"All those people tell me I inspire them. All those people inspire me every day. I'm just a guy trying to get by, live my life, and live it the best I can and the right way. Going to Ole Miss was one of the decisions that solidified where I am right now. Had I gone to Clemson or Arizona, the two other schools I visited in junior college, everything would have been completely different. I would have been on a totally different path."

Kessinger, his coach, said today isn't the only day he is thinking of his former catcher.

"I've been praying for him for quite some time now," Kessinger said. "I have a picture of Rick and his two daughters on my desk that remind me to pray for him every day. Now he's coming to sing the national anthem at Ole Miss."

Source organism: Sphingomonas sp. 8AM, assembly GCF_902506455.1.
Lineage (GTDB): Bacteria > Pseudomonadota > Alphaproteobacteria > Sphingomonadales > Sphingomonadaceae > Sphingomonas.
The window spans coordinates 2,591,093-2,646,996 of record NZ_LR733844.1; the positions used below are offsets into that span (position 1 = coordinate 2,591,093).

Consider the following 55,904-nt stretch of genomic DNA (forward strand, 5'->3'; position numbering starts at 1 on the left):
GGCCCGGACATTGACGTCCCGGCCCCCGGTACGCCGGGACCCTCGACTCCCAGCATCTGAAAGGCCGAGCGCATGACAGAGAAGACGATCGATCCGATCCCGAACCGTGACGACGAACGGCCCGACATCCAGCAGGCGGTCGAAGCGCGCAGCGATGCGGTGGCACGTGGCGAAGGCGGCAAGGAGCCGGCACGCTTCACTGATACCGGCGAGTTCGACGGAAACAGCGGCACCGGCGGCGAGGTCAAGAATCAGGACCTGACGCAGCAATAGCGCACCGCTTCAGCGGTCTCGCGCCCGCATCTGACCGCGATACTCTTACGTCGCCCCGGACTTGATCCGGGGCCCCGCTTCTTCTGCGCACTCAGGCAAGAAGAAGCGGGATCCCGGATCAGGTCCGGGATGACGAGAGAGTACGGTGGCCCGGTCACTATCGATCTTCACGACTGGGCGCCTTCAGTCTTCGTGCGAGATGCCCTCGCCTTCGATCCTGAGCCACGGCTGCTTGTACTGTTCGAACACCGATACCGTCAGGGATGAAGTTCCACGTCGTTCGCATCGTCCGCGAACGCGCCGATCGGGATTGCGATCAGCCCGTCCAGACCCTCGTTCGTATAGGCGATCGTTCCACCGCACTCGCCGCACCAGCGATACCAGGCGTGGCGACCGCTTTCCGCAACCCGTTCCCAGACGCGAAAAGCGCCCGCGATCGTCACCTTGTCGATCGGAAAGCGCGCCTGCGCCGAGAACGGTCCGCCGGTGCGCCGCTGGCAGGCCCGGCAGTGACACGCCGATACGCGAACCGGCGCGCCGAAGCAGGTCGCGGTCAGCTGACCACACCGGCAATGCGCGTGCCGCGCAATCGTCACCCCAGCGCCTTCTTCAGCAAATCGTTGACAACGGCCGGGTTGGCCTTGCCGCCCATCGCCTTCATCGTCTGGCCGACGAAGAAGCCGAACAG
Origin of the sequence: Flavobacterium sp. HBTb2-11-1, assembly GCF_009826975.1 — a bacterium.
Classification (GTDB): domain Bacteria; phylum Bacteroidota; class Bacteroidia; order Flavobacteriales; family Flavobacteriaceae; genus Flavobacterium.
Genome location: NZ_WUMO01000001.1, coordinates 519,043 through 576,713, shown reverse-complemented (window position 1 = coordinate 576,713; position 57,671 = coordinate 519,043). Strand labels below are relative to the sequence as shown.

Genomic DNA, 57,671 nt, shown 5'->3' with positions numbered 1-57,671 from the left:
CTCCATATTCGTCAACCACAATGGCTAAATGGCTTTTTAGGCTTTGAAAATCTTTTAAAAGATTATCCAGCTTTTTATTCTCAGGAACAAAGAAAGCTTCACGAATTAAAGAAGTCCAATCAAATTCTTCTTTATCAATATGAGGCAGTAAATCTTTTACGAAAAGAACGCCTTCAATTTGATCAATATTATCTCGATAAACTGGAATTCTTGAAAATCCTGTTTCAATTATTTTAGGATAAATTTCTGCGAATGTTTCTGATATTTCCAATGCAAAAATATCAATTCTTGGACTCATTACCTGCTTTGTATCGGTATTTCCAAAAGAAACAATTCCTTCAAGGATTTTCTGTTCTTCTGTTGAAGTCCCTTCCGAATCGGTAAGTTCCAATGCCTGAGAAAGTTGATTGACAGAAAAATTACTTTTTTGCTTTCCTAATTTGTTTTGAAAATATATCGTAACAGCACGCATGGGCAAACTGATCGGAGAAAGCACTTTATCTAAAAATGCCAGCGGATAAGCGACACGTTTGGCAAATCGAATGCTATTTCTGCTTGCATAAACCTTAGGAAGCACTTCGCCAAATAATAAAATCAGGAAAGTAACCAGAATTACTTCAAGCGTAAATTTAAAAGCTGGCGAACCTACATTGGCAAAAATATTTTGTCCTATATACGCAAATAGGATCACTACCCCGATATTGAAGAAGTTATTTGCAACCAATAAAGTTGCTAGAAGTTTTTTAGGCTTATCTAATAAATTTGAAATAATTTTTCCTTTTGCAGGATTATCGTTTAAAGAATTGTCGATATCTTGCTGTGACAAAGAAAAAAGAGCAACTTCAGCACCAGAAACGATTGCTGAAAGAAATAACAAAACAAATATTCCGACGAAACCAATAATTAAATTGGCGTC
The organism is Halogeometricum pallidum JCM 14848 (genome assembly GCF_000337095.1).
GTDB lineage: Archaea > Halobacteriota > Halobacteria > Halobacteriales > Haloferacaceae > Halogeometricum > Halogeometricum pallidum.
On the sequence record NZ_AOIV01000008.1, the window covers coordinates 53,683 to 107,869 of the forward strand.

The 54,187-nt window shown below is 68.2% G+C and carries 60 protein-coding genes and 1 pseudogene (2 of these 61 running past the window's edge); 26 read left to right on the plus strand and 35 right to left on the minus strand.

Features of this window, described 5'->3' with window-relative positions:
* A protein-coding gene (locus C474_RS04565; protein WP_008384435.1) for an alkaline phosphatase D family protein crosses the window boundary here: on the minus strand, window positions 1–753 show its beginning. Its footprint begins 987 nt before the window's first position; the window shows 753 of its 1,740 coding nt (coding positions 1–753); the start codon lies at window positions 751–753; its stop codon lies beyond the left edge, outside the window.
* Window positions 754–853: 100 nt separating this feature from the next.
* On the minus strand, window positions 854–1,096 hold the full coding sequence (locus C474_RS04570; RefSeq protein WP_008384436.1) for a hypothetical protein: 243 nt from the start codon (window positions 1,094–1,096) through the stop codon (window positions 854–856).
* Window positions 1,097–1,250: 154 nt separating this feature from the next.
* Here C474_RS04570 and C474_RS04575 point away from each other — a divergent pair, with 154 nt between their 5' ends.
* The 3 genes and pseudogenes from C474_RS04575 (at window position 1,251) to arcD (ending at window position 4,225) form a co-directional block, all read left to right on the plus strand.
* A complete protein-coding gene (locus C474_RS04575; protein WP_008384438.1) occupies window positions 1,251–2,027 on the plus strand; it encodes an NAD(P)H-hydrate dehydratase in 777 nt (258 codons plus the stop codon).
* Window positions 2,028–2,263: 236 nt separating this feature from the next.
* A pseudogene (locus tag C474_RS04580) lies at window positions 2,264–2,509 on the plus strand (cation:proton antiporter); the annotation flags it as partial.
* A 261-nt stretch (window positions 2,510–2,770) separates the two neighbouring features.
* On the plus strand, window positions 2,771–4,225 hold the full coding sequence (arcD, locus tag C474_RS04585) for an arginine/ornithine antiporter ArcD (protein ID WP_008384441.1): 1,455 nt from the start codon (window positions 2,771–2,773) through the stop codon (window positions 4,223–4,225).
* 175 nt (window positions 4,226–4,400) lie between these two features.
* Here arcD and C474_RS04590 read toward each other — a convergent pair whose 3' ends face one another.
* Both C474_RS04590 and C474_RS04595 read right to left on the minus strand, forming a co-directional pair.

And to write one more important life moment off his bucket list.

"I delivered one of my best friend's eulogies," Rick said. "I said, 'Why do we wait until people are gone to let them know that they matter to us and that we love them?' Even before I was diagnosed, I'd say 'Hey, I love you' to a buddy, to a friend, to people that mean something to me. I let them know they matter to me. That's been given back to me full circle since I was diagnosed.

"I'm still here and doing well. Everyone knows the statistics of pancreatic cancer. I don't concentrate on that. I concentrate on beating it and living every day like it's my last. My prayer each and every night is, one, I know God's a miracle worker and I know He can heal me. And two, if that's not in His plan, that He keeps me feeling good and healthy and He allows me to be inspired every day and that He allows me to inspire someone every day.

"Because I get messages every day from phone, text, or social media, how I've touched someone else's life. I don't know 90 percent of them. That, in turn, inspires me. My prayers are answered every day."